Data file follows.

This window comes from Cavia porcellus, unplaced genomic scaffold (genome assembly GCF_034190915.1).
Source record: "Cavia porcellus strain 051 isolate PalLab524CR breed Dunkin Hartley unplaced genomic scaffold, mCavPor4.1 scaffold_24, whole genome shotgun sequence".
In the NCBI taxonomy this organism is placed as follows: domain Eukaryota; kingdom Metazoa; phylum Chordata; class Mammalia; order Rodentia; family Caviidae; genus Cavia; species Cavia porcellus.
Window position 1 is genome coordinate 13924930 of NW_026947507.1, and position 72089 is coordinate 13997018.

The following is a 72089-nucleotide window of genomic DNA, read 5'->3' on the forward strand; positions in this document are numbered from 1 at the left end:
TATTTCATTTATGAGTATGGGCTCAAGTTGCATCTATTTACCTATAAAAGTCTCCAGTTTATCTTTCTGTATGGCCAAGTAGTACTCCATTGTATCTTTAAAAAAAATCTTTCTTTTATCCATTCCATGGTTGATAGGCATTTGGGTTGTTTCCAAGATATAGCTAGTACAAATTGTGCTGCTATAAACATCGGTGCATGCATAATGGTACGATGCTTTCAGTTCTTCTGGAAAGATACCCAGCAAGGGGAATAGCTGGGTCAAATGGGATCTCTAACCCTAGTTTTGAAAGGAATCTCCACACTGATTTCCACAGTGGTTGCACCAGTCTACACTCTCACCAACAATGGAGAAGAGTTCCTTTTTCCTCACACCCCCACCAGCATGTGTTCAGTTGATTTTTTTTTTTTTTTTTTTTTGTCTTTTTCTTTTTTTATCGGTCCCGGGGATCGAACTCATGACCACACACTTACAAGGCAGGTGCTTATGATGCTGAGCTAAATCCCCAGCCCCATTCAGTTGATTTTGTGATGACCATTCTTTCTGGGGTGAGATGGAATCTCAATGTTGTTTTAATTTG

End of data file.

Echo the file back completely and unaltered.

This window comes from Cavia porcellus, unplaced genomic scaffold (genome assembly GCF_034190915.1).
Source record: "Cavia porcellus strain 051 isolate PalLab524CR breed Dunkin Hartley unplaced genomic scaffold, mCavPor4.1 scaffold_24, whole genome shotgun sequence".
In the NCBI taxonomy this organism is placed as follows: domain Eukaryota; kingdom Metazoa; phylum Chordata; class Mammalia; order Rodentia; family Caviidae; genus Cavia; species Cavia porcellus.
Window position 1 is genome coordinate 13924930 of NW_026947507.1, and position 72089 is coordinate 13997018.

The following is a 72089-nucleotide window of genomic DNA, read 5'->3' on the forward strand; positions in this document are numbered from 1 at the left end:
TATTTCATTTATGAGTATGGGCTCAAGTTGCATCTATTTACCTATAAAAGTCTCCAGTTTATCTTTCTGTATGGCCAAGTAGTACTCCATTGTATCTTTAAAAAAAATCTTTCTTTTATCCATTCCATGGTTGATAGGCATTTGGGTTGTTTCCAAGATATAGCTAGTACAAATTGTGCTGCTATAAACATCGGTGCATGCATAATGGTACGATGCTTTCAGTTCTTCTGGAAAGATACCCAGCAAGGGGAATAGCTGGGTCAAATGGGATCTCTAACCCTAGTTTTGAAAGGAATCTCCACACTGATTTCCACAGTGGTTGCACCAGTCTACACTCTCACCAACAATGGAGAAGAGTTCCTTTTTCCTCACACCCCCACCAGCATGTGTTCAGTTGATTTTTTTTTTTTTTTTTTTTTGTCTTTTTCTTTTTTTATCGGTCCCGGGGATCGAACTCATGACCACACACTTACAAGGCAGGTGCTTATGATGCTGAGCTAAATCCCCAGCCCCATTCAGTTGATTTTGTGATGACCATTCTTTCTGGGGTGAGATGGAATCTCAATGTTGTTTTAATTTG